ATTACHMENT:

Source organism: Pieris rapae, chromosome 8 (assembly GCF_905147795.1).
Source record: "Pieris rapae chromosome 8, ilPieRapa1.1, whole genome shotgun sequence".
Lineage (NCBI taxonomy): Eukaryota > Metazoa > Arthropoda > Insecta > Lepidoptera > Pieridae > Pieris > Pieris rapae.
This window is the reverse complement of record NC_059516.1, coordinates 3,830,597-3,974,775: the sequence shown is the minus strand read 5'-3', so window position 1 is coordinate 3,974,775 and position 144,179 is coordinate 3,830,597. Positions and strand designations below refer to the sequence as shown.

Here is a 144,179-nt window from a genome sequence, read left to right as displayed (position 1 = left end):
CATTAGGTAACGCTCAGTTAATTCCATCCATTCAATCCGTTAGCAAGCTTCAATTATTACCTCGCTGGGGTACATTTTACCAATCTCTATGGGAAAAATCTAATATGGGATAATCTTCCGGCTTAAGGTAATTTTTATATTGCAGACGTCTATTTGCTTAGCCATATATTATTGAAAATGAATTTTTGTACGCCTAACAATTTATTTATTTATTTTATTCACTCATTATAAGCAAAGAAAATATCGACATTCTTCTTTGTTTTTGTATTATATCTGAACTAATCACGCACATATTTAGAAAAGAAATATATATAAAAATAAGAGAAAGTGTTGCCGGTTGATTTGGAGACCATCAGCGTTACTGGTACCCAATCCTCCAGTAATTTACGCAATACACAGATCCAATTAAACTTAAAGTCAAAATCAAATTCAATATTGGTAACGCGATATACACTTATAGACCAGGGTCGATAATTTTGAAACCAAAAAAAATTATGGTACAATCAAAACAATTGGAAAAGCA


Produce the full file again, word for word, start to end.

Source organism: Pieris rapae, chromosome 8 (assembly GCF_905147795.1).
Source record: "Pieris rapae chromosome 8, ilPieRapa1.1, whole genome shotgun sequence".
Lineage (NCBI taxonomy): Eukaryota > Metazoa > Arthropoda > Insecta > Lepidoptera > Pieridae > Pieris > Pieris rapae.
This window is the reverse complement of record NC_059516.1, coordinates 3,830,597-3,974,775: the sequence shown is the minus strand read 5'-3', so window position 1 is coordinate 3,974,775 and position 144,179 is coordinate 3,830,597. Positions and strand designations below refer to the sequence as shown.

Here is a 144,179-nt window from a genome sequence, read left to right as displayed (position 1 = left end):
CATTAGGTAACGCTCAGTTAATTCCATCCATTCAATCCGTTAGCAAGCTTCAATTATTACCTCGCTGGGGTACATTTTACCAATCTCTATGGGAAAAATCTAATATGGGATAATCTTCCGGCTTAAGGTAATTTTTATATTGCAGACGTCTATTTGCTTAGCCATATATTATTGAAAATGAATTTTTGTACGCCTAACAATTTATTTATTTATTTTATTCACTCATTATAAGCAAAGAAAATATCGACATTCTTCTTTGTTTTTGTATTATATCTGAACTAATCACGCACATATTTAGAAAAGAAATATATATAAAAATAAGAGAAAGTGTTGCCGGTTGATTTGGAGACCATCAGCGTTACTGGTACCCAATCCTCCAGTAATTTACGCAATACACAGATCCAATTAAACTTAAAGTCAAAATCAAATTCAATATTGGTAACGCGATATACACTTATAGACCAGGGTCGATAATTTTGAAACCAAAAAAAATTATGGTACAATCAAAACAATTGGAAAAGCA